Solicitor, sheriff update Carolina Forest residents on opioid epidemic

Carolina Forest Civic Association Opioid Epidemic Meeting

HORRY COUNTY, SC (WMBF) - Two of Horry County’s highest ranking law enforcement officials spoke about the opioid epidemic at Wednesday’s Carolina Forest Civic Association meeting.

Fifteenth Circuit Solicitor Jimmy Richardson and Horry County Sheriff Phillip Thompson gave updated statistics about overdose deaths and arrests in Horry County.

According to Richardson, in 2015, there were 287 opioid related arrests. In 2016, there were 596. In 2017, there were 814. That number dropped to 773 in 2018.

Richardson said the slight drop is a good sign, but there’s still a lot of work to be done.

Thompson said one of the biggest reasons for the problem is doctors who over-prescribe opioids for pain.

He shared a story of how he had shoulder surgery in November and a doctor prescribed him opioids but he refused to take them since he has seen how easy it is to become addicted.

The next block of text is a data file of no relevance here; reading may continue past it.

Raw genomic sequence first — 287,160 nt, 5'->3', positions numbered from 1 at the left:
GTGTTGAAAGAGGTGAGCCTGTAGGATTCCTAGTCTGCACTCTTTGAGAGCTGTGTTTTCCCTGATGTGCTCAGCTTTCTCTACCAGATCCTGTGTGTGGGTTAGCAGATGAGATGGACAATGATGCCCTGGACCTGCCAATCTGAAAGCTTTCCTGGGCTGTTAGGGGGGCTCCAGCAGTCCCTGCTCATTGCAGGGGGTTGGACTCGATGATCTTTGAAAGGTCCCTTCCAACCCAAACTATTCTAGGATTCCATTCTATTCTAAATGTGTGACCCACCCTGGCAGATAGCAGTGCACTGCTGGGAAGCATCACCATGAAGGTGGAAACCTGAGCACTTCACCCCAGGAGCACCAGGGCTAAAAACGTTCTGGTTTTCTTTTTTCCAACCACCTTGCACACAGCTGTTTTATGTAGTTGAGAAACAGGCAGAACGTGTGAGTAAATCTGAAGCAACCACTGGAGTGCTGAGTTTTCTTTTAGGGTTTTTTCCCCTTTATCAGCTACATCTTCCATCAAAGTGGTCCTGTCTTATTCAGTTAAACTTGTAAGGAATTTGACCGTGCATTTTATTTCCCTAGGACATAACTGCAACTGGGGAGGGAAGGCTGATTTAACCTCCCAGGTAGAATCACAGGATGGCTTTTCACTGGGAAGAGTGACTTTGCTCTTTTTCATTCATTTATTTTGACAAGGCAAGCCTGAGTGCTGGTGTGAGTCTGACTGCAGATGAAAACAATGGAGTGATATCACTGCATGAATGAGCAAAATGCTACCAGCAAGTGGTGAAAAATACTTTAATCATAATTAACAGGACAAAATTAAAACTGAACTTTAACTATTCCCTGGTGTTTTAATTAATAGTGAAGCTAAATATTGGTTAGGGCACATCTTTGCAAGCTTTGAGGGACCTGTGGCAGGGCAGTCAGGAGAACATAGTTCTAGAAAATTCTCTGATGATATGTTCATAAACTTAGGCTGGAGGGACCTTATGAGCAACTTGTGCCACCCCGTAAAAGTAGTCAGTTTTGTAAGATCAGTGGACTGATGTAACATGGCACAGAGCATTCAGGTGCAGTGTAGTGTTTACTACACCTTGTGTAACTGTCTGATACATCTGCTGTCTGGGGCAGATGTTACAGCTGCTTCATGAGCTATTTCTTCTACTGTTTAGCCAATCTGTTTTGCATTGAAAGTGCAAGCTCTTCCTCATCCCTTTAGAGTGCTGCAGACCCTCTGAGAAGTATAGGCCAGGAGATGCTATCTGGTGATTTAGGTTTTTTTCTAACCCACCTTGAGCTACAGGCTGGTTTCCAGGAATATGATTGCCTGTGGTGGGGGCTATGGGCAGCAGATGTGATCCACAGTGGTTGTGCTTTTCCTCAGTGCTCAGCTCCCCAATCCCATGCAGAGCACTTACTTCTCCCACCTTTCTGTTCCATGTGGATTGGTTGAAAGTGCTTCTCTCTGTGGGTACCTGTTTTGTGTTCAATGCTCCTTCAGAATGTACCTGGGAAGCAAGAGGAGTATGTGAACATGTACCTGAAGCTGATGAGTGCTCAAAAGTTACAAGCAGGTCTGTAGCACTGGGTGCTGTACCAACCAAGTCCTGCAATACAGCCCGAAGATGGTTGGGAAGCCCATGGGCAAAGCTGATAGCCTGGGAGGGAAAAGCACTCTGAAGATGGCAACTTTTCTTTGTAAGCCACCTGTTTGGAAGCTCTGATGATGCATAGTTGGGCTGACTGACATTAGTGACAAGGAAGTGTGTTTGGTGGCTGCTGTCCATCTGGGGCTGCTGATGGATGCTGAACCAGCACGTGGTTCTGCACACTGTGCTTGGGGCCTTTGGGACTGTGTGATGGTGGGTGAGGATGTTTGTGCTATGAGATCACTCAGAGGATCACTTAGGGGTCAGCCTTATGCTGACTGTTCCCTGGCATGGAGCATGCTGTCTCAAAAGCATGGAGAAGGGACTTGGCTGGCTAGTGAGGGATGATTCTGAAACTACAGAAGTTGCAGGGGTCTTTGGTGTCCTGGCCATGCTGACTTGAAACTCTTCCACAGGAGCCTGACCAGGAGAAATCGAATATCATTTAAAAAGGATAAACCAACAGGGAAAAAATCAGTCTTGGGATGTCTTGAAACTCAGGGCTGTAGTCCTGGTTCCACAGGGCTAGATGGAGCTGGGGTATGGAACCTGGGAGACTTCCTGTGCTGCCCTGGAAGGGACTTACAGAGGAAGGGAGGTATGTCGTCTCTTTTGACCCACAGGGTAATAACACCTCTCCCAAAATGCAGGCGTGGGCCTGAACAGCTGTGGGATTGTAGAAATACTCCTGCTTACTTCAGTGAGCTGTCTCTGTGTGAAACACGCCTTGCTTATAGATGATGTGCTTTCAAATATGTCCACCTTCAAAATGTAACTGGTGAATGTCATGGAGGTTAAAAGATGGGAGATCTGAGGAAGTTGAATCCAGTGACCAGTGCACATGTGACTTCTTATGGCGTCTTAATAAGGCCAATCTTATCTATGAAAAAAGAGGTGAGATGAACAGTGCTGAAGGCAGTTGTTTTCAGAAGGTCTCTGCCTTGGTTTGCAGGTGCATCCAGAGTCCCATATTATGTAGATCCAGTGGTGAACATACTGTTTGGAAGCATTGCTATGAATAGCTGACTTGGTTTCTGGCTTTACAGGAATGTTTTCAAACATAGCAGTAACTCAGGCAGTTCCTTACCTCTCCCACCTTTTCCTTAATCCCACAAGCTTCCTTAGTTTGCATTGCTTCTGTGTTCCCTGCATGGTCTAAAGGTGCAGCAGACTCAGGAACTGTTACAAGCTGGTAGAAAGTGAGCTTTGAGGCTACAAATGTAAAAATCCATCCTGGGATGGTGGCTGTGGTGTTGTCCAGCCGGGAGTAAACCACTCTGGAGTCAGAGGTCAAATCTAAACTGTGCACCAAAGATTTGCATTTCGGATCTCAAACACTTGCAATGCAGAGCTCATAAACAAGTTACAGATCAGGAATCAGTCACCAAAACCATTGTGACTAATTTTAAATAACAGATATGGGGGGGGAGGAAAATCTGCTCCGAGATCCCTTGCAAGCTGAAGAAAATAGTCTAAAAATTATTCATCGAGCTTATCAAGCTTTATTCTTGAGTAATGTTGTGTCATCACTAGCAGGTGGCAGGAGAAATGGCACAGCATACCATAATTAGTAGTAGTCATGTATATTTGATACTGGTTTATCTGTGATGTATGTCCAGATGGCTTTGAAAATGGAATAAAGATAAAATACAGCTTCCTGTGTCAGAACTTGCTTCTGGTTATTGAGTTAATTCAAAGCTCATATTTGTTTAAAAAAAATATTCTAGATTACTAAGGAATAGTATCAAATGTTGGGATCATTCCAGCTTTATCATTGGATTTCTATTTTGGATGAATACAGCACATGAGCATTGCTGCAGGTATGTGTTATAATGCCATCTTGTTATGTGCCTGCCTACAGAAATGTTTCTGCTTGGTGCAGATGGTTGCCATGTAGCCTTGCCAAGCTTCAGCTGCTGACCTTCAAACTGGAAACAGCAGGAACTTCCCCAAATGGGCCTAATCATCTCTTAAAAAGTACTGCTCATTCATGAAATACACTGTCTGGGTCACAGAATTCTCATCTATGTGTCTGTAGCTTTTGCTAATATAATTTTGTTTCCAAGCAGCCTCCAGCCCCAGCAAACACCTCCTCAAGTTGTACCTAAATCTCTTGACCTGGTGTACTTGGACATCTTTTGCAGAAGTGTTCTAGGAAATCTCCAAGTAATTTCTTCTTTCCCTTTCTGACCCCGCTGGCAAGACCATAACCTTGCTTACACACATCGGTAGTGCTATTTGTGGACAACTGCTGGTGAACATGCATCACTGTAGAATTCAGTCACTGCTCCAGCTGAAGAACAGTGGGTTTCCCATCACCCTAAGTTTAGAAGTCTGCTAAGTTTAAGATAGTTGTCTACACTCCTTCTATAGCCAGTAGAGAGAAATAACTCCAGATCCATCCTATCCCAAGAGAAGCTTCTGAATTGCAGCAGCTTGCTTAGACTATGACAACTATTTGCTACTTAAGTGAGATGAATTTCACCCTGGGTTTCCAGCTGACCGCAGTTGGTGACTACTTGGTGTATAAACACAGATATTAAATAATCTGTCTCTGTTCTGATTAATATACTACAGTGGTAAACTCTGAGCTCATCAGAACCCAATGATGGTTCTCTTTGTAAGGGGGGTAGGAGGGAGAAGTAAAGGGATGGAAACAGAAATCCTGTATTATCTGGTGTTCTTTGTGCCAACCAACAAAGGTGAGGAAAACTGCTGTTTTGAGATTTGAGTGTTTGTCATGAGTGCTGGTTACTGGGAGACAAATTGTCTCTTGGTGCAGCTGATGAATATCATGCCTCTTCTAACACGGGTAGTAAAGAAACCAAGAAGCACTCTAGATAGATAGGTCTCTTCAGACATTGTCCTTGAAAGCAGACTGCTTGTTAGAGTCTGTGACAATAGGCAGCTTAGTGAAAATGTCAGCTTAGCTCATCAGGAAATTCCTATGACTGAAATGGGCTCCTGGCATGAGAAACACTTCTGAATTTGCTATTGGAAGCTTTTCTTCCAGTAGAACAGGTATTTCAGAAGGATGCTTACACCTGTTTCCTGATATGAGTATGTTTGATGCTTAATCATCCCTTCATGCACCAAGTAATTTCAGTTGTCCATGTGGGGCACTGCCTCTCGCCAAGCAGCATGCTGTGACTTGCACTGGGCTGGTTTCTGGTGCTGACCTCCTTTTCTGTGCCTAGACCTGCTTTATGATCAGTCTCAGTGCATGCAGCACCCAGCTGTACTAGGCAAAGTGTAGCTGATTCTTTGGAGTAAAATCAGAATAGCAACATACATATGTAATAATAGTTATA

“I said, ‘I’m not taking it. I’m just not going to do it,’” Thompson said.

Richardson said the key to fixing the problem is educating people on how harmful the drugs can be so people can make decisions like Thompson did if they’re prescribed opioids. He also says it’s important to get help for addicts and to lock up the dealers.

“We have gotten some huge numbers on jail sentences both in state and in federal court for dealers and traffickers,” Richardson said.

Richardson also said he hopes the fact that his office is putting so many people behind bars for dealing drugs is becoming a deterrent.

He said new bills in the South Carolina State House are also helping with that too. There’s currently a bill in the State House that would charge dealers with involuntary manslaughter if the person they dealt the drugs to dies from an overdose.

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